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Using Oracle Databases and WebLogic with Vaadin 8

This guide walks you through the process of connecting to Oracle databases from Java EE web applications using JPA and Apache DeltaSpike Data. The application developed in this guide consists of a web UI with a list of employees loaded from an Oracle database and a filter to allow searching employees by their names.

Prerequisites

This guide assumes you have:

  1. Installed Oracle Database. The syntax presented in this guide is compatible with Oracle Database Express Edition 11g Release 2 (11.2) which is a free-to-use entry-level version of Oracle Database 11g.
  2. Installed Java EE 7 server like Oracle WebLogic Server. This guide uses Oracle WebLogic Server 12cR2 (12.2.1.1.0).
  3. Installed your favorite IDE and Maven.

No previous experience with Java EE, JPA or Apache DeltaSpike is required to follow this guide.

Create the database objects

Connect to the Oracle database and create the following table:

CREATE TABLE employee(
  id NUMBER NOT NULL,
  name VARCHAR(255),
  email VARCHAR(255)
);

Create the following sequence which is going to be used as a generator of the values in the id column of the previous table:

CREATE SEQUENCE employee_seq INCREMENT BY 1;

Add some test data, such as the following:

INSERT INTO employee(id, name, email) VALUES(employee_seq.nextval, 'John Volga', 'john@test.com');
INSERT INTO employee(id, name, email) VALUES(employee_seq.nextval, 'Matti Tahvonen', 'matti@test.com');
INSERT INTO employee(id, name, email) VALUES(employee_seq.nextval, 'Sami Ekblad', 'sami@test.com');
INSERT INTO employee(id, name, email) VALUES(employee_seq.nextval, 'Nicolas Frankel', 'nicolas@test.com');
INSERT INTO employee(id, name, email) VALUES(employee_seq.nextval, 'Alejandro Duarte', 'alejandro@test.com');

Remember to commit the changes to the database if necessary.

Create a new DataSource

If you haven’t, create a new WebLogic domain (make sure you add an Administration Server when creating the domain and take note of the path to the created domain). Start the WebLogic server, login into the Administration Console (available at http://localhost:7001/console by default), and add a new generic JDBC DataSource. Make sure to use the following configuration when creating the DataSource:

  • Name: DemoDS

  • Scope: Global

  • JNDI Name: demoDS

  • Database Type: Oracle

Configure the database name, hostname, port, database user name, and password to connect to your Oracle Database Server instance. You don’t need to specify any additional connection properties.

Make sure you select a target to deploy the new DataSource (AdminServer, for example) in the last step of the DataSource creation wizard.

Install the WebLogic Maven Plugin

The WebLogic Maven Plugin allows you to perform several operations such as starting the WebLogic server and deploying applications to it. In order to use the plugin, you need to install it into your local Maven repository first. Execute the following commands in a terminal:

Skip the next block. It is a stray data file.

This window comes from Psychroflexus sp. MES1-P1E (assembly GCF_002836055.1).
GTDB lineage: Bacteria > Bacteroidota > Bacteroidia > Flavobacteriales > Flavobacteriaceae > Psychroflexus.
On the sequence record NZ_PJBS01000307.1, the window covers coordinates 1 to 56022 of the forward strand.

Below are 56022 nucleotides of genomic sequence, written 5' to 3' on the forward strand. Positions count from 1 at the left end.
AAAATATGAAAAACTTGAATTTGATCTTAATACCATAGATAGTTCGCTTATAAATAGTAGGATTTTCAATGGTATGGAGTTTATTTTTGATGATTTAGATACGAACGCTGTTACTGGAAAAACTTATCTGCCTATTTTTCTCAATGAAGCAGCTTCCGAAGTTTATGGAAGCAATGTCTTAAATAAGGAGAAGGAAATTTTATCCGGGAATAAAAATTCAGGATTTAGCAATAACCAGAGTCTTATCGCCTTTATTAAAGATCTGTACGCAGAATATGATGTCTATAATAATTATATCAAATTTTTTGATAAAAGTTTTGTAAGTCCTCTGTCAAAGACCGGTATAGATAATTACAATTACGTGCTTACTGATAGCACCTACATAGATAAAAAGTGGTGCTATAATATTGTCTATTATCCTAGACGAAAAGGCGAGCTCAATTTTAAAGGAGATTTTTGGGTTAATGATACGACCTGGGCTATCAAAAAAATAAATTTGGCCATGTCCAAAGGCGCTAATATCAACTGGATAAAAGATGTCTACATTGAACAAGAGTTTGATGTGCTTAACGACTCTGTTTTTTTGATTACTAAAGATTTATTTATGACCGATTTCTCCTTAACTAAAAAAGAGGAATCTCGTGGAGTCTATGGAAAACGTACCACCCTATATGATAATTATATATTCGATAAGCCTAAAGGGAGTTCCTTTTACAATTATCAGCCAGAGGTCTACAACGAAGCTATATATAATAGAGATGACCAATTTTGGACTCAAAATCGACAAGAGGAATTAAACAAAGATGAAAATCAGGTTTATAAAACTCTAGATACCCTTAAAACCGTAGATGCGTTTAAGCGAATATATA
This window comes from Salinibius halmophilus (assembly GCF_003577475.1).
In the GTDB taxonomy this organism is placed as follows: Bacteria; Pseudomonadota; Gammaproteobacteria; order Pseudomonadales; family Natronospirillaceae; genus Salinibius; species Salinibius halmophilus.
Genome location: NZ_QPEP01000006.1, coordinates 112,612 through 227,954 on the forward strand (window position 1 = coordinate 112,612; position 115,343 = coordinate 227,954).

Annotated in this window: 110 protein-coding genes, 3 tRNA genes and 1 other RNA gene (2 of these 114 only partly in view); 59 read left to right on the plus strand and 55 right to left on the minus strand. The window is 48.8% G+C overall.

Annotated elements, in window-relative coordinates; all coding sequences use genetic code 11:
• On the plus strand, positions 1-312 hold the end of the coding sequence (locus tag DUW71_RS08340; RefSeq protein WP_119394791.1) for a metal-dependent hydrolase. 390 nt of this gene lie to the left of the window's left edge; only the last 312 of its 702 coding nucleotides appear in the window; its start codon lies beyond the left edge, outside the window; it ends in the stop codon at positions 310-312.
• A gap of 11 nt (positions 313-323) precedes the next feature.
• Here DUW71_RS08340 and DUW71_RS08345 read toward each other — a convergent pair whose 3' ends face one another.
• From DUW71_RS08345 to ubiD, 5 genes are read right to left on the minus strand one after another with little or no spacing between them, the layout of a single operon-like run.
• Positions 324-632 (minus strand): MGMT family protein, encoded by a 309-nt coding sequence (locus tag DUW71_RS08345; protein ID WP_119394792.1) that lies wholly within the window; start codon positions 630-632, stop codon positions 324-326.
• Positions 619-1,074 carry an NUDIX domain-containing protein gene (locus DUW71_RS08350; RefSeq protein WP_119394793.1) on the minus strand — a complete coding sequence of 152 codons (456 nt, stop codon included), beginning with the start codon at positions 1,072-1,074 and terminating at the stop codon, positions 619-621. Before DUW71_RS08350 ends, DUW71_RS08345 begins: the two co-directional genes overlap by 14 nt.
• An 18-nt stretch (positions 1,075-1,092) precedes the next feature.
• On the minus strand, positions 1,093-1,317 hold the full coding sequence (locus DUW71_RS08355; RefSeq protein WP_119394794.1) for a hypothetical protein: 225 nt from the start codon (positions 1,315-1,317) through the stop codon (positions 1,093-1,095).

cd ORACLE_HOME/oracle_common/plugins/maven/com/oracle/maven/oracle-maven-sync/12.2.1

mvn install:install-file -DpomFile=oracle-maven-sync-12.2.1.pom -Dfile=oracle-maven-sync-12.2.1.jar

mvn com.oracle.maven:oracle-maven-sync:push -DoracleHome=ORACLE_HOME

Replace ORACLE_HOME with the full path of the directory where you installed WebLogic and HOME with the full path of your home directory.

Create a Java EE application using Maven

An easy way to create a new Java EE application is by using the webapp-javaee7 Maven archetype. Execute the following command to create a new Java EE application:

mvn -B archetype:generate -DarchetypeGroupId=org.codehaus.mojo.archetypes -DarchetypeArtifactId=webapp-javaee7 -DarchetypeVersion=1.1 -DgroupId=com.example -DartifactId=demo -Dversion=1.0-SNAPSHOT

You should get a Maven project you can import into your favorite IDE.

Add the following into the <build> section of the pom.xml file:

<finalName>demo</finalName>

This configures the name of the generated WAR file to demo.war instead of something like demo-1.0-SNAPSHOT.war. This makes the web application available at localhost:7001/demo without any version information in the URI.

Add the WebLogic Maven Plugin

Add the following into the <plugins> section of the pom.xml file:

<plugin>
    <groupId>com.oracle.weblogic</groupId>
    <artifactId>weblogic-maven-plugin</artifactId>
    <version>12.2.1-1-0</version>
    <configuration>
        <domainHome>PATH_TO_YOUR_DOMAIN_DIRECTORY</domainHome>
        <user>YOUR_WEBLOGIC_USER</user>
        <password>YOUR_WEBLOGIC_PASSWORD</password>
    </configuration>
</plugin>

Change PATH_TO_YOUR_DOMAIN_DIRECTORY with the full path of the WebLogic domain you previously created. Also change YOUR_WEBLOGIC_USER and YOUR_WEBLOGIC_PASSWORD with the actual values required to connect to your WebLogic instance.

Add the required dependencies

Add the Apache DeltaSpike Data and Vaadin dependencies in the pom.xml file:

<repositories>
    <repository>
        <id>vaadin-addons</id>
        <url>http://maven.vaadin.com/vaadin-addons</url>
    </repository>
    <repository>
        <id>vaadin-prereleases</id>
        <url>http://maven.vaadin.com/vaadin-prereleases</url>
    </repository>
</repositories>

<dependencyManagement>
    <dependencies>